The answer is that Weiss hired Casey in the first place. He can also fire him. The rest of the answer is that he won't because (a) they are old friends; (b) on the job there is mutual trust and respect—and dependence—between them; and (c) they have had differences of opinion about ballplayers before.

"I've known Casey since 1919," says Weiss, and the record books show that they even operated in the same league as long ago as 1925. In the old Eastern League that year, Weiss owned the New Haven team, and Stengel was president, manager and center fielder for Worcester.

Weiss would rather not talk about the unpleasant affair which sent Bucky Harris packing in 1948 (Weiss fired him when Bucky finished third after winning a pennant the year before), but he will admit that the Yankee organization, meaning Weiss, had been eying Stengel as future managerial material for a long time.

"You always do that," says Weiss. "I'm doing it right now—just in case something should happen to Casey, of course. Anyway, we liked the way he operated when he was managing on the Coast, at Oakland. So when we needed a manager, we hired him."

No cat-and-dog relationship could have produced the record hung up by the partnership: seven pennants and six world championships in eight years. In fact, if there is a word to explain this rather fabulous feat—and Weiss will supply it—that word is "cooperation."

"They meet every day," said an official of the Yankees, "and they talk over everything. They are both strong men, of course, and they have their differences. Casey may be overruled sometimes—Mr. Weiss is the general manager—but he is always consulted and it doesn't happen very often. Casey runs the ball club on the field; Weiss gets him the players he needs and looks after everything else."

The Martin deal, in which Weiss saw that the aggressive and night-life-loving Yankee second baseman was traded to Kansas City, undoubtedly irritated Stengel, for Martin was one of his favorites. But Weiss—and Stengel, too—had to be convinced that Bobby Richardson was a major league second baseman all the way before they would have traded Martin even in the face of half a dozen Copacabana things. More than he dislikes adverse publicity, Weiss wants to win pennants. So does Stengel.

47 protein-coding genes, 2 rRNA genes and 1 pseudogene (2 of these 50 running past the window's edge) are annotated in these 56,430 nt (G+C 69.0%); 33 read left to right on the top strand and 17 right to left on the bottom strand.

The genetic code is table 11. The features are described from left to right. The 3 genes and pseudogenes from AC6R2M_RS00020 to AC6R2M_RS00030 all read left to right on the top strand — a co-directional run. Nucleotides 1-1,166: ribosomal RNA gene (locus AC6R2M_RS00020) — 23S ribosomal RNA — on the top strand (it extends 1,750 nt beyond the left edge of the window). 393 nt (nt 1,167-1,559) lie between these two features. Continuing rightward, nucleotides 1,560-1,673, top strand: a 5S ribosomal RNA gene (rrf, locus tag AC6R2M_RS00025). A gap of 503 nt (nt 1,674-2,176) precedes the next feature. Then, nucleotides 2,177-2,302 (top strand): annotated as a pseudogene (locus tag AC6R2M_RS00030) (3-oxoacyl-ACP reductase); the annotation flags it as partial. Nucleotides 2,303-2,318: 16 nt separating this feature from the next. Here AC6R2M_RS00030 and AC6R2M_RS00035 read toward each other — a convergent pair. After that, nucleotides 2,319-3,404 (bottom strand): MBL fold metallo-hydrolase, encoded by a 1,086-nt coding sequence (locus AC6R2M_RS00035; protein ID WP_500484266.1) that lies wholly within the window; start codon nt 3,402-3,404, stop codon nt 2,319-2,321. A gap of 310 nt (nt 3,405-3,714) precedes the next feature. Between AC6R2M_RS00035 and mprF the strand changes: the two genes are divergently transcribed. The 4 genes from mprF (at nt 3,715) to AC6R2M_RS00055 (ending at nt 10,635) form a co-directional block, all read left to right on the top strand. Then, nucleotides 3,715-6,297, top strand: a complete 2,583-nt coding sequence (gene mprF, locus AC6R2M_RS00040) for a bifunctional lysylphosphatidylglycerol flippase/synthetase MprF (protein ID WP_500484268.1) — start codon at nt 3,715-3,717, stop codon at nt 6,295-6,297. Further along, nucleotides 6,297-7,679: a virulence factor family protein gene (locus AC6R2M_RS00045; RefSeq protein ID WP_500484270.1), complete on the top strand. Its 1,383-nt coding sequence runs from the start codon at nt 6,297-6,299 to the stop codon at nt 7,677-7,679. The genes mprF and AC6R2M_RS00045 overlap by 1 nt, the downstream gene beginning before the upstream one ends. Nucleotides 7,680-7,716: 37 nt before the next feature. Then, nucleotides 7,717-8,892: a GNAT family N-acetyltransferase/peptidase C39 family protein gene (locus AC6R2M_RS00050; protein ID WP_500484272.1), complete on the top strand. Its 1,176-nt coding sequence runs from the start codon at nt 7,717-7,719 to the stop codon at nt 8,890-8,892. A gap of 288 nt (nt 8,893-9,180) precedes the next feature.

There were other times when they didn't see eye-to-eye. When Weiss traded Tommy Byrne to St. Louis in 1951, Stengel was furious. And, although Casey eventually got "him back, it was three years later and only after the veteran pitcher had proved to Weiss that he could be a winner once again.

There is a classic story told by one of the veteran Yankee writers concerning just such a deal which helps explain why the idea sometimes arises that Weiss and Stengel are on the verge of armed combat. In the spring of 1951 the Yankees were trying out a second baseman named Gene Markland, who, although never really a big leaguer, had been around and was, in some ways, Stengel's type of player—experienced, a hustler and a guy who knew his way around a baseball diamond despite a lack of sensational ability. Weiss released him over Casey's protest.

"Casey left the park," the narrator says, "and the first bar he came to, he went in. It was dark and gloomy and when Casey began to rant and rave against Weiss and the whole blasted organization he didn't know who was listening to him. Maybe he didn't care.

"Anyway, three of the guys in the bar were printers for a New Jersey newspaper. They called their sports editor and told him all about it. So the sports editor had a reporter call up Weiss. 'Is it true?' the reporter asked, 'that you and Casey are having trouble? Is there a feud?'

" 'Why no, why?' Weiss asked.

" 'Well,' the reporter said, 'we have a report that he's in some bar claiming that the front office is trying to run his ball club.'

" 'Oh,' said Weiss with evident relief. 'He's always doing that. Doesn't mean a thing.' "


Baseball, a game played with a round ball on a flat field, comes up with very few funny bounces. The best team usually wins. In the American League the Yankees have had the best team for a long time—so long, in fact, that it is extremely difficult to imagine the day when they will not.

They have the best ballplayers in the league today, and, what is almost as important, since it tempers the danger always present because of injury, they have more really good ones than anyone else available on the bench. They have the best manager, or at least that is what the records show. And they have an organization, headed by Weiss, which seems intent on producing good young players for the years to come. Last season seven Denver farm hands hit over .300, and one who didn't slugged 35 home runs.